Subject: Try This

My shop vac came with a wide, flat nozzle that had a little lip on one edge. All I did was wet down the ceiling and then use the nozzle to scrape the popcorn off the ceiling which was then sucked into the vacuum. No mess on the floor, no dust, and the stuff was contained. Took only about 90 minutes to pull everything off of the ceiling of a 15x25 family room.

Mr Fixit

Subject: Remove everything from the

Remove everything from the room, use a garden type spray bottle and wet a large area, use the widest taping knife you can find and scrape the material off while someone holds a garbage can lined with a contractors trash bag under you. This is the fastes process and free. By wetting the material well you keep any asbestos dust from flying around and contain it all in the bag that can be sealed. Anyone can do this.


Subject: drywall over popcorn

Could you give me more detail of how you did this, how thick was the drywall, was it NOT necessary to apply adhesive, how did you find the studs?? I have thought of doing something like this but a guy put up a wood-look ceiling tile in one room and I thought it was going OVER the popcorn but he scraped it saying it was necessary as he wouldn't be able to find the studs and the adhesive would not hold.

Alan Lantz

Subject: 1995 Home and popcorn ceiling

It was a pain to do, but I ended up using a plastic ice scraper that had just the right angle and a long handle to keep that crap from falling down in your face. Once I had all of the popcorn off I smoothed it with a little sandpaper where needed and a little water to clear up some of the dust then I repainted most of it. Some of the white ceiling I left. Looks good to us !


Subject: popcorn ceilings

Have a Victorian home that had popcorn ceilings. Its was awful. Used spray bottles and scrapers then sanded and rolled the ceilings. They are beautiful and original looking now. The kitchen ceiling had enamel paint on it so couldn't scrape it, eventually will sheet rock over the mess. Best time I ever spent.

Daniel Raymond

Subject: Popcorn Ceiling

I would not recommend the paint method. The biggest hassle of popcorn ceiling removal is cleaning up the mess after it has fallen to the floor and now you have a massive mess of wet paint falling on the floor rather than just a powder. There is a tool on the market that combines a wide scraper blade with a hoop for hanging a plastic bag to catch much of the debris. I suggest it. I also suggest having a good shop vac and a helper using it so one person can do the scraping while the other gets the debris before it has a chance to spread.

When choosing what to replace the popcorn with bear in mind you will not have a perfect surface to start with. One possibility is to use a lightly textured sand paint. Others include bamboo, tin ceiling panels, etc.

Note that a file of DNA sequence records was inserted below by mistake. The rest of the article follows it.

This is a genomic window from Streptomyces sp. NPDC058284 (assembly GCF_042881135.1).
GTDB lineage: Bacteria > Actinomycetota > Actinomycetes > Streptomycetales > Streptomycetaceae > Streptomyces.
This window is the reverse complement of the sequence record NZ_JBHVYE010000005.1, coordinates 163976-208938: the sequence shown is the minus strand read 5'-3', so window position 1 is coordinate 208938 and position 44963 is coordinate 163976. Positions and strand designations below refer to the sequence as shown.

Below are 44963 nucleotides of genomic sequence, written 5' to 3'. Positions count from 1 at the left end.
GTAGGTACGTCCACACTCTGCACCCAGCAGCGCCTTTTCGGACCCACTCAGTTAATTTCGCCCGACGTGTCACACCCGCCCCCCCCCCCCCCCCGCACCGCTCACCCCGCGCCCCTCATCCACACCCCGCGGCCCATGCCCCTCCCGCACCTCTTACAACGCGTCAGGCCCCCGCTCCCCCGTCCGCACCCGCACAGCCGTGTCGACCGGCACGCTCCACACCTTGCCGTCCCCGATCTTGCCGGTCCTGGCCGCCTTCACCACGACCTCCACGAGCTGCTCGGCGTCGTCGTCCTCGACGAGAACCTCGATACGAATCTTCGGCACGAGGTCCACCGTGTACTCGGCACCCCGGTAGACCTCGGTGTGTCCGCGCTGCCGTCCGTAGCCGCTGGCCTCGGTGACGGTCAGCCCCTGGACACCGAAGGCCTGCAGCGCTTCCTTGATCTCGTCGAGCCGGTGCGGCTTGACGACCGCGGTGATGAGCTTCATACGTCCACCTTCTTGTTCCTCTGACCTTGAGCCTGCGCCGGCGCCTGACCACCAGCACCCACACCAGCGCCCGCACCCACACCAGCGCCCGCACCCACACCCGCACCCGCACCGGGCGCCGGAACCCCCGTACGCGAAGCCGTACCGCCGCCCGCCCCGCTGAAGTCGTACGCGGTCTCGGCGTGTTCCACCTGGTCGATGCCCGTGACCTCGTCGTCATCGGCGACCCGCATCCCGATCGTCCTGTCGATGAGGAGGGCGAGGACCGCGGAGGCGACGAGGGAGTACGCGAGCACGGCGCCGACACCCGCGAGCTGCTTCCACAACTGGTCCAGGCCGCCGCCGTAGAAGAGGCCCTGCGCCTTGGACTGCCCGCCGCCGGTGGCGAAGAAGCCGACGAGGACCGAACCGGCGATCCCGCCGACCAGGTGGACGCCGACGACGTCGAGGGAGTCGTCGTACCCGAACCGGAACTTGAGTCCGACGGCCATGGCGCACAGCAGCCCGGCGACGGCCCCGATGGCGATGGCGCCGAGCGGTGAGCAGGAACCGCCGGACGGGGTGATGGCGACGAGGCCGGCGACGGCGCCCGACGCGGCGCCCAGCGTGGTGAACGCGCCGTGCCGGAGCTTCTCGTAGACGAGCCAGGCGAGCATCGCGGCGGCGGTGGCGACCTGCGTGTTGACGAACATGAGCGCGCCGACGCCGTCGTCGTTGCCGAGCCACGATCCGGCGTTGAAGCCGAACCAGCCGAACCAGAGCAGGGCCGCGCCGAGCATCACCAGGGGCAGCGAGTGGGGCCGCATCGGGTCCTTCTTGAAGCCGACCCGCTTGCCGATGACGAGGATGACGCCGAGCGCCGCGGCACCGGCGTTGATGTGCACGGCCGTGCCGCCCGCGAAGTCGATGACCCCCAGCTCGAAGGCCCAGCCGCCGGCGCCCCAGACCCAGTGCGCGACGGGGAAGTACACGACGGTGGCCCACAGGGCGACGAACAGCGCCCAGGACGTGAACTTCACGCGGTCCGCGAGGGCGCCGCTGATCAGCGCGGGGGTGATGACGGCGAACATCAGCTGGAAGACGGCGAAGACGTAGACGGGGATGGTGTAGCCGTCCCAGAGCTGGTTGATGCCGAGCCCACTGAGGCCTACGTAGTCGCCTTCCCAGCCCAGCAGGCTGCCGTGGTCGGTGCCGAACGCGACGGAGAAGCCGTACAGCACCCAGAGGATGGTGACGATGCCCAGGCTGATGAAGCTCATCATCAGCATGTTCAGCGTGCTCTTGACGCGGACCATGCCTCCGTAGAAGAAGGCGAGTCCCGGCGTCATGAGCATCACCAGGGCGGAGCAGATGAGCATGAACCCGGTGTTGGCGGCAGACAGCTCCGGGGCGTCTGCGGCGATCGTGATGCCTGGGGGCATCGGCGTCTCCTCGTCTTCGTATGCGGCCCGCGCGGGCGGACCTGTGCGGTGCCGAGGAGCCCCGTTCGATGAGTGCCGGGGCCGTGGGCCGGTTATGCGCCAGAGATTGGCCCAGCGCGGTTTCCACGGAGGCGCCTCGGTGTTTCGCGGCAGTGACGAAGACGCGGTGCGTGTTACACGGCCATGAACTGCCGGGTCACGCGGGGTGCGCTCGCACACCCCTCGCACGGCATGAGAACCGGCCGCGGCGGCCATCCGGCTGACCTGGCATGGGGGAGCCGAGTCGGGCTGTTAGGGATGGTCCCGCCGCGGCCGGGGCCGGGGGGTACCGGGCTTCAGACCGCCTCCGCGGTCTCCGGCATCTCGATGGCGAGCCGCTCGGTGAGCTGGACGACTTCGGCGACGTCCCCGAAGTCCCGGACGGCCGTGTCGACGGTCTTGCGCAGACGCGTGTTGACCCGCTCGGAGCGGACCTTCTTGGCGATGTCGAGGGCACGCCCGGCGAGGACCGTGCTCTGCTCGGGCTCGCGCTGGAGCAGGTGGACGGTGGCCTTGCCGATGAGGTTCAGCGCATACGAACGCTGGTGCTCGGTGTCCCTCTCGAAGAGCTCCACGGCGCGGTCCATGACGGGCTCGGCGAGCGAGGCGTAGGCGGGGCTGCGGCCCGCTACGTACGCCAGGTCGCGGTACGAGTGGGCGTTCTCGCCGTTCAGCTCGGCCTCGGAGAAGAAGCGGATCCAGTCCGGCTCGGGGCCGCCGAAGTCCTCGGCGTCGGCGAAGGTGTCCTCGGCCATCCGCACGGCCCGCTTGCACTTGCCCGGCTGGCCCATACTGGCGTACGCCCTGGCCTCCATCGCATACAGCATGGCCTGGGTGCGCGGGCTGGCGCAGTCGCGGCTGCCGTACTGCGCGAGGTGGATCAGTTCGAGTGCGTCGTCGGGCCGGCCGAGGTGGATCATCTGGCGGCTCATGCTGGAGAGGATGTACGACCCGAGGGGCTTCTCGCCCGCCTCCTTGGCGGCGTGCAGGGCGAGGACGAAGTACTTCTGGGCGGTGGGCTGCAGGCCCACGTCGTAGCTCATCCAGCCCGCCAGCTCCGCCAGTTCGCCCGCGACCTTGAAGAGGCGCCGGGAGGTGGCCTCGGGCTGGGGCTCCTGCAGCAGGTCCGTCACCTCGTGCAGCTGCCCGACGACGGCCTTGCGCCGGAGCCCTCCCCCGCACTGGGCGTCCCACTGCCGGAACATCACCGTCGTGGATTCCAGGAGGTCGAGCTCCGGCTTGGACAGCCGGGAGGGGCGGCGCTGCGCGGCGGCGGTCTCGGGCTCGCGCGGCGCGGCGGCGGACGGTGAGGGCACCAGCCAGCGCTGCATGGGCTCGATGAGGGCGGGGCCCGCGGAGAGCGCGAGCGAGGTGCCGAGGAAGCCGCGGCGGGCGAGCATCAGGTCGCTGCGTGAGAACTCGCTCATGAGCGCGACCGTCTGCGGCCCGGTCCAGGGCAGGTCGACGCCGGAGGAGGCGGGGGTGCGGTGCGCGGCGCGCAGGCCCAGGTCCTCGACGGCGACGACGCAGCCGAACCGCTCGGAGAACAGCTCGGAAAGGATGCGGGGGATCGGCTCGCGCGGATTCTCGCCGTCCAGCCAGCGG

Subject: Popcorn ceiling

I have mainly used the water and scraping method. But recently tried a different method that was easier but you still have a mess, so put down plenty of plastic. I just scraped the ceiling knocking off the popcorn. Applied the mud and sanded. I have done about 70% of my home and this was quicker. I think I will try using 1/4 inch sheet rock next, but you need two people to do that. I wish I had not made the ceiling smooth because using a little texture would be a lot quicker. My smooth ceilings look really nice, but you do not know where the flaws are until you paint, so you will most likely have to sand after you paint and repaint.

Marta Leonard

Subject: Popcorn Ceilings

I see NOTHING wrong with popcorn ceilings....adds acoustical value, covers a lot of problems...no need to skim coat the ceiling...sand, etc. I say leave them alone...just repaint.

Rich Neusse

Subject: Popcorn Ceiling

I'm with Marta Leonard on this. In North Texas clay soils, slabs move and small or medium ceiling cracks show easily in smooth flat ceilings. My wife who I love very much is fighting me to remove the popcorn. We will sell next year and move to the country. At that time the next owner can easily have this done if it is a big deal to them. It's only the foolishness of change pushed by interior designers who repeatedly call the ceilings, "the dreaded Popcorn" on home shows and in magazines. Oh shut up.

And yes popcorn does tone down the noise in a home. I love that.


Subject: Popcorn ceilings

Our 1977 home has popcorn ceilings WITH SPARKLES. We have taken some of it down and are reluctant to get into that mess again. Beside, all of our grandchildren love it that Grandma's ceiling has "stars.". We plan to let the next owners take care of it!

Steve White

Subject: Just annoyed

I feel very annoyed by being told what is ugly as this article does right from the start.


Subject: Popcorn Ceilings

You are so right! I hate popcorn ceilings but it is my opinion and my taste. I'm tired of so called experts telling me what color looks good on me. What we all should wear, buy, eat, and do. It is peer pressure, no more than an opinion and we all treat it like it is the gospel.
We watch people on TV express an opinion and we jump on the band wagon.


Subject: Popcorn ceilings

I see you feel annoyed by this article. I think it was just stating an opinion ...............of lots of people. And of course, we all have our own opinions...which is what makes this world so interesting. That includes opinions about lots of things, infact........we all have our own opinions about EVERYTHING. So perhaps you were just taking someones opinion too PERSONAL??? Just my opinion.

Karl Williams

Subject: popcorn ceiling

Before you scrape. The popcorn Is there because the builder didn't want to pay to "finish" the joint compound to a smooth surface. After you get the popcorn off you will have an ugly ceiling to repair. At least two coats of "mud" and a lot of overhead sanding. Just the thought of this causes me to adore popcorn ceilings.


Subject: Laminate instead!